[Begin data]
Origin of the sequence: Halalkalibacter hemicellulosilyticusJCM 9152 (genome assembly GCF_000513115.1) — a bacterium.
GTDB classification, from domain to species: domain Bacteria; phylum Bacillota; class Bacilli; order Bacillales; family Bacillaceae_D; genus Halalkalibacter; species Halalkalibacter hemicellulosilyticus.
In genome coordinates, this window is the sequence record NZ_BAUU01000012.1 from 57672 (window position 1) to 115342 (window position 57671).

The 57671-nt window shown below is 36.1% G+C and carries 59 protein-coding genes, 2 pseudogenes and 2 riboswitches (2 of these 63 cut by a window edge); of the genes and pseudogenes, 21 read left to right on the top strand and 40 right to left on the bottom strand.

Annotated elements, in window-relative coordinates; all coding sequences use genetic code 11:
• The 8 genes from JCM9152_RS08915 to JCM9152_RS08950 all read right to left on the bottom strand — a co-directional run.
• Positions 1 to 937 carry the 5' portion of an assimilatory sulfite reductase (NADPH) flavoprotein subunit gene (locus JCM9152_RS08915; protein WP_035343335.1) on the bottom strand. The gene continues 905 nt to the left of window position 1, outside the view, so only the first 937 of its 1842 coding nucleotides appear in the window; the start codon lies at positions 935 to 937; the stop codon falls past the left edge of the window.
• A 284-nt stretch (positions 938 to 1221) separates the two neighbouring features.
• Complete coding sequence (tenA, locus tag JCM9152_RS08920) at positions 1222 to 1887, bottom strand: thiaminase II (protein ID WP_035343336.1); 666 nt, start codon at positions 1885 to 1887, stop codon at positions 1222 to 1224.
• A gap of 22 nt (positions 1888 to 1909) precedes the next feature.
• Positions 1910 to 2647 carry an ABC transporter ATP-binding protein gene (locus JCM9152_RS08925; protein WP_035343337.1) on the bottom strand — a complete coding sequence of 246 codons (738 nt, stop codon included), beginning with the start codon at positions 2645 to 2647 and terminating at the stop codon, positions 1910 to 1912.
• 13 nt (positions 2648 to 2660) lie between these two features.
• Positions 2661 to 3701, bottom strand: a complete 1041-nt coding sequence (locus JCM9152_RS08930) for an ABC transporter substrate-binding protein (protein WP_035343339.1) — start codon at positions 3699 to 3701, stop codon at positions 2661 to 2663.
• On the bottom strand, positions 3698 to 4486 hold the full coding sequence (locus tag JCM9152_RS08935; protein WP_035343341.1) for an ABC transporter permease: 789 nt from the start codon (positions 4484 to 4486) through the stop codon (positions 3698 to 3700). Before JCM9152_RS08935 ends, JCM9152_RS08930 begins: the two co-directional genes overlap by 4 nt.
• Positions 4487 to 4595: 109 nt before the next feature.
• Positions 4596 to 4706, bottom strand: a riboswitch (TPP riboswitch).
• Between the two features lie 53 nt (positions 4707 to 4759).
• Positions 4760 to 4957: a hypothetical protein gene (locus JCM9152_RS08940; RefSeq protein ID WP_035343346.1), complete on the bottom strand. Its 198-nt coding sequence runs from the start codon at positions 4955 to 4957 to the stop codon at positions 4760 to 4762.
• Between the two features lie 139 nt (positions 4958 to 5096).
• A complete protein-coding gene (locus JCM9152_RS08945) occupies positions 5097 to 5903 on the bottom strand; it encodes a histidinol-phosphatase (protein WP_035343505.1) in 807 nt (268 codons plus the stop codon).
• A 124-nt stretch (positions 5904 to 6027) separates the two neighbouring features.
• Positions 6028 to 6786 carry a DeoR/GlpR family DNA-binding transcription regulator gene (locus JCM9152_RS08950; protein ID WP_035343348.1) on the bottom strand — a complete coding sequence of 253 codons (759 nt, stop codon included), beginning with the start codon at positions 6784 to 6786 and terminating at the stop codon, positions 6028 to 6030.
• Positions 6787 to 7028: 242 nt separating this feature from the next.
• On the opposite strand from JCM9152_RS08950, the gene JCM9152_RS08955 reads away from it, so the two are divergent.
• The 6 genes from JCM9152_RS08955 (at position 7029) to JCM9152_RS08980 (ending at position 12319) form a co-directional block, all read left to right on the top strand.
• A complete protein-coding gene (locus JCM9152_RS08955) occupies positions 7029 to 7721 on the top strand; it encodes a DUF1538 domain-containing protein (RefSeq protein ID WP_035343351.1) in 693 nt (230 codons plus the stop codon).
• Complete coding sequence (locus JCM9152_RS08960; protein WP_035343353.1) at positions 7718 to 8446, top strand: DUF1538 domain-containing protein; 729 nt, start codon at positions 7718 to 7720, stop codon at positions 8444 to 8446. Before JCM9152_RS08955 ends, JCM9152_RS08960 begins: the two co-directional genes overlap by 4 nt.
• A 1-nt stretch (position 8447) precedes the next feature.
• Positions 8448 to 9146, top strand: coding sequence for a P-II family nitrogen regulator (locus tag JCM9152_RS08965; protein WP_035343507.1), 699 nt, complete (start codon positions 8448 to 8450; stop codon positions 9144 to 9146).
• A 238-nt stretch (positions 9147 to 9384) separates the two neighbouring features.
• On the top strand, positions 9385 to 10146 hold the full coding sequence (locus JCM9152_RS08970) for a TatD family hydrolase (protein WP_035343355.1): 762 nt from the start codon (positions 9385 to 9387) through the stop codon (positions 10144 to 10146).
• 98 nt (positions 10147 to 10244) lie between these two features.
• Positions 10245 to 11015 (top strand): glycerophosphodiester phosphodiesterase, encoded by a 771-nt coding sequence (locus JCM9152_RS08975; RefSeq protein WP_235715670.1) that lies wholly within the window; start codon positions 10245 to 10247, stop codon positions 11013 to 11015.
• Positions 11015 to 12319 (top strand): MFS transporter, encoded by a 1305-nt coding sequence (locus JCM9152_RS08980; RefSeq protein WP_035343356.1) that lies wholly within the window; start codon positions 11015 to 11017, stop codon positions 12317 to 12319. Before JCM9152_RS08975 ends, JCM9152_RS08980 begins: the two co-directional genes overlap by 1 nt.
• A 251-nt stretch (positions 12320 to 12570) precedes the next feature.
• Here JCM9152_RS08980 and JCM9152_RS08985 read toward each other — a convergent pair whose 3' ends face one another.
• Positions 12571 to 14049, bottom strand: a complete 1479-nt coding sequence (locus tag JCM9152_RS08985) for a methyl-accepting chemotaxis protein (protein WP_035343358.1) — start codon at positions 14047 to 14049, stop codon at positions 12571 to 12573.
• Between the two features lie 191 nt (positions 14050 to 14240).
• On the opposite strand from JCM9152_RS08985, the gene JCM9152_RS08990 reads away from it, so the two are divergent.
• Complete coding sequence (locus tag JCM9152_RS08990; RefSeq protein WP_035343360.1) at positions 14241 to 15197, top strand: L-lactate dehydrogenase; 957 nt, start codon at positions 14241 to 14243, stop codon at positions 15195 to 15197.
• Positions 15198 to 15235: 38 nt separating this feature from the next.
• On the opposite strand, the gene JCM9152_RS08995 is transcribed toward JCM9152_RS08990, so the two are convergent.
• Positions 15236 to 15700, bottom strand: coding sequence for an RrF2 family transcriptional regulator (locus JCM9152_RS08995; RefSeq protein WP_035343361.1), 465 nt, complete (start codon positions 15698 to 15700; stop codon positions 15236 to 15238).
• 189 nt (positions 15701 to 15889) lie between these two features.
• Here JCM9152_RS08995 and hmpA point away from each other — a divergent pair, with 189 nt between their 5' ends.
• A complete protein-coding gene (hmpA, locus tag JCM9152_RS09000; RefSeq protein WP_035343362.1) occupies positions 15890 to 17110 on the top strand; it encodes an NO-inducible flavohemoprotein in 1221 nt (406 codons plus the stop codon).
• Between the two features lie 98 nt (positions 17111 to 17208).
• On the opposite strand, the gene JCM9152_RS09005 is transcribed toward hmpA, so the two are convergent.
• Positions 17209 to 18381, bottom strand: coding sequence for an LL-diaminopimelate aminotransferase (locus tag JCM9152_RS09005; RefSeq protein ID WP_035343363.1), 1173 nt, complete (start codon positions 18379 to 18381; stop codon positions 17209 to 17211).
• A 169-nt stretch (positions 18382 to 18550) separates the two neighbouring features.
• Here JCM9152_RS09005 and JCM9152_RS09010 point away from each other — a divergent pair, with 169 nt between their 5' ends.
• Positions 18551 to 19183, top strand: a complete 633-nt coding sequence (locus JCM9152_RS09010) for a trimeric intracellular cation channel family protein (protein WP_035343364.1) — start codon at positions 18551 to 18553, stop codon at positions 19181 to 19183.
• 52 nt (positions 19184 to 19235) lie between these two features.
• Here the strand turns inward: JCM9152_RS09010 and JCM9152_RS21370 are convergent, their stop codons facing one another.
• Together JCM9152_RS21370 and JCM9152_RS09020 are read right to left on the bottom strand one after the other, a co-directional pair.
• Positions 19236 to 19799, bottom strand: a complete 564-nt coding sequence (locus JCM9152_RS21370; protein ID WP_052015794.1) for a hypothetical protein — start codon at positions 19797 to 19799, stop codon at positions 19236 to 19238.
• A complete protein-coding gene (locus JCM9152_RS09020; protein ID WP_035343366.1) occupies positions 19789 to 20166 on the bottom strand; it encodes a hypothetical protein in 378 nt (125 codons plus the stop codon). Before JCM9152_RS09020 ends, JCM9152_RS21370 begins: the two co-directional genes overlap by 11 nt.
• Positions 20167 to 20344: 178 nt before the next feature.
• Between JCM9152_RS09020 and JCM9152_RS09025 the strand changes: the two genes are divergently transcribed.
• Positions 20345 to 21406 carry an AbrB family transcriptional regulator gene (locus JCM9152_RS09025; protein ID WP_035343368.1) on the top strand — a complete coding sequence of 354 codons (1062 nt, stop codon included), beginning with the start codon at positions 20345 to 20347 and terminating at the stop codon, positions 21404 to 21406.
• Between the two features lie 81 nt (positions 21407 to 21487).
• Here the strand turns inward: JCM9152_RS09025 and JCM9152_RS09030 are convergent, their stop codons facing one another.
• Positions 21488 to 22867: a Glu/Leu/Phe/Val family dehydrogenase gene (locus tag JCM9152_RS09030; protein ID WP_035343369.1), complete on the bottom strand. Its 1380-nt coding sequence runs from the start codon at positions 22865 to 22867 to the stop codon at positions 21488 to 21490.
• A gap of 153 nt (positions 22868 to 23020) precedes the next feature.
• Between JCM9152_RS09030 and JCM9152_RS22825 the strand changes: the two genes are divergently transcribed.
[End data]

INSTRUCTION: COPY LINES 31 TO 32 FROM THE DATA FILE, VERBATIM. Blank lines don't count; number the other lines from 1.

• On the top strand, positions 9385 to 10146 hold the full coding sequence (locus JCM9152_RS08970) for a TatD family hydrolase (protein WP_035343355.1): 762 nt from the start codon (positions 9385 to 9387) through the stop codon (positions 10144 to 10146).
• 98 nt (positions 10147 to 10244) lie between these two features.